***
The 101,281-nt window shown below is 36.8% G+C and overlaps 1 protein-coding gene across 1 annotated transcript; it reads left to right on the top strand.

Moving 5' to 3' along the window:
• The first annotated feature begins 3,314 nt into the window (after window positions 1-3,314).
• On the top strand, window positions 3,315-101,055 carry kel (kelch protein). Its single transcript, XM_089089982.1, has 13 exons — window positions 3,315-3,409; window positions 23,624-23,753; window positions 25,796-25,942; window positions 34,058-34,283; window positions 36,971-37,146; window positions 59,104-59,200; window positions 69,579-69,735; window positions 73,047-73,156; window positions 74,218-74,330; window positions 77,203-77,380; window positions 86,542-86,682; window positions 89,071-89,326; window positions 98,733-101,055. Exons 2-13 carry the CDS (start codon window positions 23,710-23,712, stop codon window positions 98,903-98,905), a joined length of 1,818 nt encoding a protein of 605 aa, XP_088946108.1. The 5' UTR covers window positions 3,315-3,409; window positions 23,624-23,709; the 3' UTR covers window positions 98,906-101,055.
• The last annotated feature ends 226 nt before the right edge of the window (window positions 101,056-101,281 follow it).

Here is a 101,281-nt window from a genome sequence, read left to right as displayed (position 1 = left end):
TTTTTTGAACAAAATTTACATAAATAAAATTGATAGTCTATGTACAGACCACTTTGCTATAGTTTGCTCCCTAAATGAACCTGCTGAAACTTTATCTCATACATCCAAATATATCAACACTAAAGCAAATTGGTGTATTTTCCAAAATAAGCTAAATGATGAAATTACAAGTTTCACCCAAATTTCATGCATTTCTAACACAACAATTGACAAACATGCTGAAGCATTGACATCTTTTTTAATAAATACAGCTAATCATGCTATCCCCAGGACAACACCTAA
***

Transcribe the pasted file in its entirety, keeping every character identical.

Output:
The 101,281-nt window shown below is 36.8% G+C and overlaps 1 protein-coding gene across 1 annotated transcript; it reads left to right on the top strand.

Moving 5' to 3' along the window:
• The first annotated feature begins 3,314 nt into the window (after window positions 1-3,314).
• On the top strand, window positions 3,315-101,055 carry kel (kelch protein). Its single transcript, XM_089089982.1, has 13 exons — window positions 3,315-3,409; window positions 23,624-23,753; window positions 25,796-25,942; window positions 34,058-34,283; window positions 36,971-37,146; window positions 59,104-59,200; window positions 69,579-69,735; window positions 73,047-73,156; window positions 74,218-74,330; window positions 77,203-77,380; window positions 86,542-86,682; window positions 89,071-89,326; window positions 98,733-101,055. Exons 2-13 carry the CDS (start codon window positions 23,710-23,712, stop codon window positions 98,903-98,905), a joined length of 1,818 nt encoding a protein of 605 aa, XP_088946108.1. The 5' UTR covers window positions 3,315-3,409; window positions 23,624-23,709; the 3' UTR covers window positions 98,906-101,055.
• The last annotated feature ends 226 nt before the right edge of the window (window positions 101,056-101,281 follow it).

Here is a 101,281-nt window from a genome sequence, read left to right as displayed (position 1 = left end):
TTTTTTGAACAAAATTTACATAAATAAAATTGATAGTCTATGTACAGACCACTTTGCTATAGTTTGCTCCCTAAATGAACCTGCTGAAACTTTATCTCATACATCCAAATATATCAACACTAAAGCAAATTGGTGTATTTTCCAAAATAAGCTAAATGATGAAATTACAAGTTTCACCCAAATTTCATGCATTTCTAACACAACAATTGACAAACATGCTGAAGCATTGACATCTTTTTTAATAAATACAGCTAATCATGCTATCCCCAGGACAACACCTAA